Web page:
This conference seeks to untangle the ethical issues behind how we design, develop and deploy new technologies. The recent emergence of innovative technologies has defined our current era as part of the “Fourth Industrial Revolution”. But while technological revolutions can be signs of growth, it can also spell disaster for us and society if we don't keep a close eye on its development and use.
As AI and emerging technologies are blurring the lines between the physical, digital, and the ethical, reflecting on them requires more than our knowledge of science and technical matters. We need to embrace the insights of the social sciences and humanities too, from economics to moral philosophy. For the sake of future generations, we need to be responsible for the technologies we produce. Our mission is to ensure that technology is unbiased, accountable, and morally just.
There’s no need to tell you that technology has become an integral part of our lives, and you’ve experienced its design through all kinds of tech—from Instagram's infinite scroll to YouTube's and Netflix's recommendation algorithms. At first glance such features seem benign but it could have hidden, unintended consequences. Without morally grounded design principles, we assume our budding designers and engineers will always be acting correctly.
In this session, we’re joined by budding designers and technologists to dig deeper into the question: do designers need an ethical code for design, and if so what would the code be guided by?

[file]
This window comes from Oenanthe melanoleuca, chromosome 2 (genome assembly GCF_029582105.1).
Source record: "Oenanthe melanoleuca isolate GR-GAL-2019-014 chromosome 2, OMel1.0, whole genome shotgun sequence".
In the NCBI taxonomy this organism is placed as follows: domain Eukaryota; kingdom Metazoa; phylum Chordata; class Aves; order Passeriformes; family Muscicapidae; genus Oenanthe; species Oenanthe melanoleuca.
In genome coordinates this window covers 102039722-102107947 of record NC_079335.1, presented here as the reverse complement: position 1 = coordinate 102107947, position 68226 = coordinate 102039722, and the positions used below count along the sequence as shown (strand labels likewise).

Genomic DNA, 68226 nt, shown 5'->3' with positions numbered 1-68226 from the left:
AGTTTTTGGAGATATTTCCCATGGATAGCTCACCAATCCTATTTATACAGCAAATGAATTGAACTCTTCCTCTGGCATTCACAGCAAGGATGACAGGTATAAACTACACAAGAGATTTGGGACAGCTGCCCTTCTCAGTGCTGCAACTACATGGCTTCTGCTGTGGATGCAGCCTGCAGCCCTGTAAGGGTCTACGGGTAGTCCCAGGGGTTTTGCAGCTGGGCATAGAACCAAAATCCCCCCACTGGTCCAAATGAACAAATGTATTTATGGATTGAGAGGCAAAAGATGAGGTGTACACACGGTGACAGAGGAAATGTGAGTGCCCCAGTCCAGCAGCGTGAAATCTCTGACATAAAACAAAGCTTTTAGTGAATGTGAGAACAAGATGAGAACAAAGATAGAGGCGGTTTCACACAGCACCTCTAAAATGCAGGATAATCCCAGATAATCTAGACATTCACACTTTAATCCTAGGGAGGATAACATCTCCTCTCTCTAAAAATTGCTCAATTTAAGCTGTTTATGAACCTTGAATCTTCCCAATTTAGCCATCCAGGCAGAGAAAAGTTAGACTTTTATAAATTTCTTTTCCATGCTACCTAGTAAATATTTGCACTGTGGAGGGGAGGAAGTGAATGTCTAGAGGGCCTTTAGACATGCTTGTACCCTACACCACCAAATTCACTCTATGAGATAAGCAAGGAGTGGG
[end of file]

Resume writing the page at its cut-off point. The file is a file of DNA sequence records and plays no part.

First networking segment. Here's an opportunity for you to meet other attendees and speakers in a video call.
AI technology promises us considerable economic and societal benefits, but some of its racial and sexist biases are forcing us to reassess its merits. At the root of this problem is the lack of diversity in the AI field, which is perpetuating the gender and racial biases. If this remains unchanged, we are at risk of replicating historical biases with AI such as image recognition services making offensive classifications of minorities, chatbots adopting hate speech, and Amazon’s technology failing to recognize users with darker skin colors.
In this session, we’re joined by AI researchers and leading technologists in the field to discuss how we can increase diversity in the field and reduce bias in AI experiences, counteracting any racial or gender biases in the interest of its users.
Second networking segment. Here's an opportunity for you to meet other attendees and speakers in a video call.
When Erika Cheung landed a role at Theranos, a consumer health technology startup, she saw this as an opportunity to be of service to the community she cared and loved. The young chemist thought she would be helping Theranos develop a revolutionary blood testing kit.
But seven months into her role as a lab associate, Erika had realised that as revolutionary as Theranos’s technology was, it had many defects and it simply doesn’t work, posing risks to the lives of patients. Yet, despite repeatedly raising her concerns to the top management, Erika’s words fell on deaf ears. That was when she quit and blew the whistle on Theranos’s ethical misconduct.
Now, Erika leads Ethics in Entrepreneurship, a nonprofit that enables investors and entrepreneurs to better recognise ethical issues within their companies. Join Erika in this session as she shares her stories and insights on speak-up culture, whistleblowing policies and ethical decision making in the tech industry.
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